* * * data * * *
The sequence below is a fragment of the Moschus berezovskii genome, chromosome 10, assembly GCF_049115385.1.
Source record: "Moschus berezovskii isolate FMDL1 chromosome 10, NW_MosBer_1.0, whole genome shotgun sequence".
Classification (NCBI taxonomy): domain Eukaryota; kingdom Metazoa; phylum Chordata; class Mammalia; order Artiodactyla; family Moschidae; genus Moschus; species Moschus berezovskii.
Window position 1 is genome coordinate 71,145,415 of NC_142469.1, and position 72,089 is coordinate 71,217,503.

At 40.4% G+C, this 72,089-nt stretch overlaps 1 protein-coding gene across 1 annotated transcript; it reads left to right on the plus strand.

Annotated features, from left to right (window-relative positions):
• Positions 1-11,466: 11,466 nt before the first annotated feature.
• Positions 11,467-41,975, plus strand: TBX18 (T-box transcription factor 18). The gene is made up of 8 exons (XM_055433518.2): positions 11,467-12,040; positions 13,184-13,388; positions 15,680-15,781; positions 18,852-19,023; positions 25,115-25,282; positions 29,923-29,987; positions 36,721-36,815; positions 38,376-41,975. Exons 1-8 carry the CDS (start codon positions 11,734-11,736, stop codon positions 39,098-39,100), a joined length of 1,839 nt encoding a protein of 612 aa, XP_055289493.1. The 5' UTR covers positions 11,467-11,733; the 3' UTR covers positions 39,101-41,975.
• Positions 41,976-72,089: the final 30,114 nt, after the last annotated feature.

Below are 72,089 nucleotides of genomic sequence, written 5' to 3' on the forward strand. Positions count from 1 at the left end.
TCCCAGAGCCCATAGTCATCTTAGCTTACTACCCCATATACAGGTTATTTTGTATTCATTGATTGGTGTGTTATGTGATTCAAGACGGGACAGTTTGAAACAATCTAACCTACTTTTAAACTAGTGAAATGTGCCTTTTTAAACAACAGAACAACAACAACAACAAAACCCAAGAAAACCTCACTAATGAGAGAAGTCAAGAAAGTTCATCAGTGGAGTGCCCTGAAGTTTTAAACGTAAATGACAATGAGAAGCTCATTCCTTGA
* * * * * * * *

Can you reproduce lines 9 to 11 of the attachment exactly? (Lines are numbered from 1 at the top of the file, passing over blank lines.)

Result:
• Positions 41,976-72,089: the final 30,114 nt, after the last annotated feature.

Below are 72,089 nucleotides of genomic sequence, written 5' to 3' on the forward strand. Positions count from 1 at the left end.
TCCCAGAGCCCATAGTCATCTTAGCTTACTACCCCATATACAGGTTATTTTGTATTCATTGATTGGTGTGTTATGTGATTCAAGACGGGACAGTTTGAAACAATCTAACCTACTTTTAAACTAGTGAAATGTGCCTTTTTAAACAACAGAACAACAACAACAACAAAACCCAAGAAAACCTCACTAATGAGAGAAGTCAAGAAAGTTCATCAGTGGAGTGCCCTGAAGTTTTAAACGTAAATGACAATGAGAAGCTCATTCCTTGA